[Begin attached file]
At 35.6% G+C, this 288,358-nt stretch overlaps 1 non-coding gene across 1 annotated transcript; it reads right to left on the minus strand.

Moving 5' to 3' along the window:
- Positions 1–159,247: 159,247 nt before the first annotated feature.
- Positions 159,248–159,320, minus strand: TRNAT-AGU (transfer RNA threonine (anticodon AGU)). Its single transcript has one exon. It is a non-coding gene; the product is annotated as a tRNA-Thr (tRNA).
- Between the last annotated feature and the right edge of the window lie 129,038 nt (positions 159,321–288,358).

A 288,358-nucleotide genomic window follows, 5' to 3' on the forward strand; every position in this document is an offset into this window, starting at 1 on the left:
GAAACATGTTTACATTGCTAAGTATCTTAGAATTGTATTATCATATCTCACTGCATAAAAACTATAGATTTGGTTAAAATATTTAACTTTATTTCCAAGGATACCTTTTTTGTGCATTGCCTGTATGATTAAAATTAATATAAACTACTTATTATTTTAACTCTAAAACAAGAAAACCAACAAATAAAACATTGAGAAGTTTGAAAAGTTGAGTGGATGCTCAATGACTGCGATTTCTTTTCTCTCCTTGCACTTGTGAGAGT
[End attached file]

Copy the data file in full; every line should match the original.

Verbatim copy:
At 35.6% G+C, this 288,358-nt stretch overlaps 1 non-coding gene across 1 annotated transcript; it reads right to left on the minus strand.

Moving 5' to 3' along the window:
- Positions 1–159,247: 159,247 nt before the first annotated feature.
- Positions 159,248–159,320, minus strand: TRNAT-AGU (transfer RNA threonine (anticodon AGU)). Its single transcript has one exon. It is a non-coding gene; the product is annotated as a tRNA-Thr (tRNA).
- Between the last annotated feature and the right edge of the window lie 129,038 nt (positions 159,321–288,358).

A 288,358-nucleotide genomic window follows, 5' to 3' on the forward strand; every position in this document is an offset into this window, starting at 1 on the left:
GAAACATGTTTACATTGCTAAGTATCTTAGAATTGTATTATCATATCTCACTGCATAAAAACTATAGATTTGGTTAAAATATTTAACTTTATTTCCAAGGATACCTTTTTTGTGCATTGCCTGTATGATTAAAATTAATATAAACTACTTATTATTTTAACTCTAAAACAAGAAAACCAACAAATAAAACATTGAGAAGTTTGAAAAGTTGAGTGGATGCTCAATGACTGCGATTTCTTTTCTCTCCTTGCACTTGTGAGAGT